- The Washington Times - Thursday, October 15, 2009

Syndicated radio-talk show host Tom Joyner’s crusade to clear the names of two great-uncles executed in 1915 for the murder of a Confederate Army veteran ended triumphantly Wednesday when the South Carolina parole board pardoned both men.

The seven-member board voted unanimously to pardon Thomas and Meeks Griffin in what is thought to be the first posthumous pardon in a capital murder case in South Carolina history.

Mr. Joyner, whose radio show is broadcast on WMMJ-FM in Washington, D.C., and reaches an estimated 8 million listeners nationwide daily, said he was “scared to death” before speaking to the board but that “something was going to be done.”

“Even though they’re not here, this won’t bring them back, but this will bring closure,” Mr. Joyner said in televised remarks after the decision. “I hope now they rest in peace.”

Mr. Joyner was accompanied at the hearing by Harvard professor Henry Louis Gates Jr., who inadvertently launched the quest when he traced Mr. Joyner’s genealogy two years ago for a PBS documentary, “African-American Lives II.”

Mr. Joyner, working with Mr. Gates and Albany Law School professor Paul Finkelman, petitioned the governor and parole board for a hearing last year. They presented evidence showing that the Griffin brothers failed to get a fair trial and were convicted despite evidence that others may have committed the crime.

The Griffin brothers were accused in the 1913 murder of John Q. Lewis, a 73-year-old Confederate veteran, at his home in Blackstock, S.C. A judge refused to postpone their trial even though it was scheduled just two days after their indictment, and just one day after their attorney was given access to the coroner’s inquest.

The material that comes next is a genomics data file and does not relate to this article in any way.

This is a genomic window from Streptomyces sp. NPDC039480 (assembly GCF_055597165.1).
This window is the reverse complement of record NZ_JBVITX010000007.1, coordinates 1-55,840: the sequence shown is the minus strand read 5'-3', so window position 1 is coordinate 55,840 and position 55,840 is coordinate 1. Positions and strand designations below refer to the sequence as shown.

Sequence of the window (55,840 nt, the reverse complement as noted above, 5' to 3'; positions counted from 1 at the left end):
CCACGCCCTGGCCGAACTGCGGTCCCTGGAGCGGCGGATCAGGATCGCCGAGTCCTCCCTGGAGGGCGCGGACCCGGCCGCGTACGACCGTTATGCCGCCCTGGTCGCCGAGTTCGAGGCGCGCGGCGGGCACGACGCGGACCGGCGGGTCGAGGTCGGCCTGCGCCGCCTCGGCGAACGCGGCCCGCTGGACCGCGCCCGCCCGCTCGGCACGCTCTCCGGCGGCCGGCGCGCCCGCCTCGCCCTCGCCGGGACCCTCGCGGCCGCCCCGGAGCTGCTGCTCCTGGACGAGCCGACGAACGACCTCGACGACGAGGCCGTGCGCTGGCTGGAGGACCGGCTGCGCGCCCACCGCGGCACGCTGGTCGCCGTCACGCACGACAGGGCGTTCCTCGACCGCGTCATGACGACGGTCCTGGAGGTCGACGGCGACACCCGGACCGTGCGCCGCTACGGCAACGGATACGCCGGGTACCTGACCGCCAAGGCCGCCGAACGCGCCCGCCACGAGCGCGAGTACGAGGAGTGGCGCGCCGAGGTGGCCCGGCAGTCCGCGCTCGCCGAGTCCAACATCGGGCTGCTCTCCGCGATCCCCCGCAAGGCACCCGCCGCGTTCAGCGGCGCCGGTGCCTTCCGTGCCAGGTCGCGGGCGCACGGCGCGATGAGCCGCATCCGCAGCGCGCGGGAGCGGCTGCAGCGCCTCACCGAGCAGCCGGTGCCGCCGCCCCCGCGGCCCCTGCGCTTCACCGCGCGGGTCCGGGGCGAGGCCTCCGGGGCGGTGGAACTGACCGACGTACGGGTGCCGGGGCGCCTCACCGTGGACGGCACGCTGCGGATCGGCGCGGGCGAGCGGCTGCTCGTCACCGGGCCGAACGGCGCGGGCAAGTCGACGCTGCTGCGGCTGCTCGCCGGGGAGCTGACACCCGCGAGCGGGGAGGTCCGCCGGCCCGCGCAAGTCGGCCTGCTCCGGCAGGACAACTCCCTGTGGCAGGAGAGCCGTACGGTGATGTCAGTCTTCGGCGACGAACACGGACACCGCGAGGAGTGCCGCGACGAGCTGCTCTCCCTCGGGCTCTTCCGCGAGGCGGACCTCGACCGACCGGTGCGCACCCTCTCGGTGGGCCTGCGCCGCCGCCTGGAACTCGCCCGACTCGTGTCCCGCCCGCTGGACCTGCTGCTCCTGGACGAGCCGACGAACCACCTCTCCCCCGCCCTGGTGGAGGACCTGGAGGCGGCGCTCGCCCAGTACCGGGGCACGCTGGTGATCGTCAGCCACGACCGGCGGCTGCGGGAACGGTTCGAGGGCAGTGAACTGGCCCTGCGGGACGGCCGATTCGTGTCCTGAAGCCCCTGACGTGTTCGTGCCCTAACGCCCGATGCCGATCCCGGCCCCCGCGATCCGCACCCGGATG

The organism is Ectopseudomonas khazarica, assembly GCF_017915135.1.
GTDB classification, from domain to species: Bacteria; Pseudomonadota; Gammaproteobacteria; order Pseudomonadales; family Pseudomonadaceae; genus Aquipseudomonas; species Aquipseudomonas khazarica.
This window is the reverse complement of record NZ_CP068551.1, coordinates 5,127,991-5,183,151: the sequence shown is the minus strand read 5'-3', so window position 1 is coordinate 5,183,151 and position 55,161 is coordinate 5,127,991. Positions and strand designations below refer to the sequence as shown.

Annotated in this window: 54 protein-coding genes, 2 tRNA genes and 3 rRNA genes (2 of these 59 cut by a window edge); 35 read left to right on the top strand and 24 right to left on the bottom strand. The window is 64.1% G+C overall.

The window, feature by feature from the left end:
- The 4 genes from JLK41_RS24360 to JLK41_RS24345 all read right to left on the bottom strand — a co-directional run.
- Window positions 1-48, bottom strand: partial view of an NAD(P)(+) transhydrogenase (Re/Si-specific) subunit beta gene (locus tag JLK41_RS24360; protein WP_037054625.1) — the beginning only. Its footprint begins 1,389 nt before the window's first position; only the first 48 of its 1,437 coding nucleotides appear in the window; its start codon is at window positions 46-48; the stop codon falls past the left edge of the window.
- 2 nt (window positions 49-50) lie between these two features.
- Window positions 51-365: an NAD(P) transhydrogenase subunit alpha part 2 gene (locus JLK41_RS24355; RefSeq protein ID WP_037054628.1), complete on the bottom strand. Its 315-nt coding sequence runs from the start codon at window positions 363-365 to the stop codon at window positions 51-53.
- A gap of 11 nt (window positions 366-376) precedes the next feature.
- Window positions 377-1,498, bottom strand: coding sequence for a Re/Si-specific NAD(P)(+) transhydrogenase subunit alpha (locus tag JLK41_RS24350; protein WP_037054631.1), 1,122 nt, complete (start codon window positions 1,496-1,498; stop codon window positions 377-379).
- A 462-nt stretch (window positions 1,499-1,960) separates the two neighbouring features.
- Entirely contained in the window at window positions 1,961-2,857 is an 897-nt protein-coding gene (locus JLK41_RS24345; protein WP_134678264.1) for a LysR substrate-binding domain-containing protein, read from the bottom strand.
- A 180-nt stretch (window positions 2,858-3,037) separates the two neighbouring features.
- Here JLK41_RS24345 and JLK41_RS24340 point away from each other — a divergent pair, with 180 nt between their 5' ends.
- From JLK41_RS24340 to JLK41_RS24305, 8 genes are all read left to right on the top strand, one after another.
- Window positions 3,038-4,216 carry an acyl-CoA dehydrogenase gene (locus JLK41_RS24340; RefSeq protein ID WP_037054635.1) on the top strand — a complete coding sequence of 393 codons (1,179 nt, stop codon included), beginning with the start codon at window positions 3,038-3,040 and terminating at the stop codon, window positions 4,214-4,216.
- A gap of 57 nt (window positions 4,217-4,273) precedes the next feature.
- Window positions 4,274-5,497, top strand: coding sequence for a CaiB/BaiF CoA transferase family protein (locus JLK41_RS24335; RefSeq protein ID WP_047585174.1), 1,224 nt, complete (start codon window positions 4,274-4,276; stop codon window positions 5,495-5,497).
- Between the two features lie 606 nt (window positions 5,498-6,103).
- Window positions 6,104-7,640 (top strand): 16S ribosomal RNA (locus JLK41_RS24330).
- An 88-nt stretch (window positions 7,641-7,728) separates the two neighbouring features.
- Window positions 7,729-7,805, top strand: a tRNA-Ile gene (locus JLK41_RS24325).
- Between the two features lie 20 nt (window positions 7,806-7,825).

Four days later, on July 12, 1913, the brothers and two other defendants were convicted of the murder. They were sentenced to die in the electric chair.

According to Mr. Finkelman’s work, Lewis had been conducting an affair with Anna Davis, a 22-year-old married black woman. After the murder, the sheriff found a bloody pair of pants among her husband’s belongings and packed bags indicating that the Davises were planning to leave town.

Police also found Lewis’ pistol and watch with John “Monk” Stevenson, a small-time criminal who told police he had bought the pistol from the brother of Davis’ husband. He later said that he had acted as a lookout for the Griffin brothers and two others - testimony that helped convict them.

Stevenson, who was also black, later told a fellow inmate that he had blamed the Griffins because they could afford an attorney and that he was “alone responsible” for the murder.

The Griffins, who owned a small farm, had no criminal record and were considered upstanding members of the community. They were forced to sell 130 acres of their land to pay for their defense. After their convictions, more than 150 residents, including more than 100 white persons, petitioned the governor to commute their death sentence.

“These petitions were based on the belief that the men convicted were almost certainly innocent,” said Mr. Joyner in his letter to the parole board.

During Wednesday’s hearing, parole board member Dwayne Green spoke about the symbolic nature of the Griffin case, said Peter O’Boyle, spokesman for the South Carolina Department of Probation, Parole and Pardon Services.

“[Mr. Green] made the point that a pardon doesn’t really do any good for someone who’s deceased,” said Mr. O’Boyle. “But it has a lot of symbolic importance for the African-American community.”

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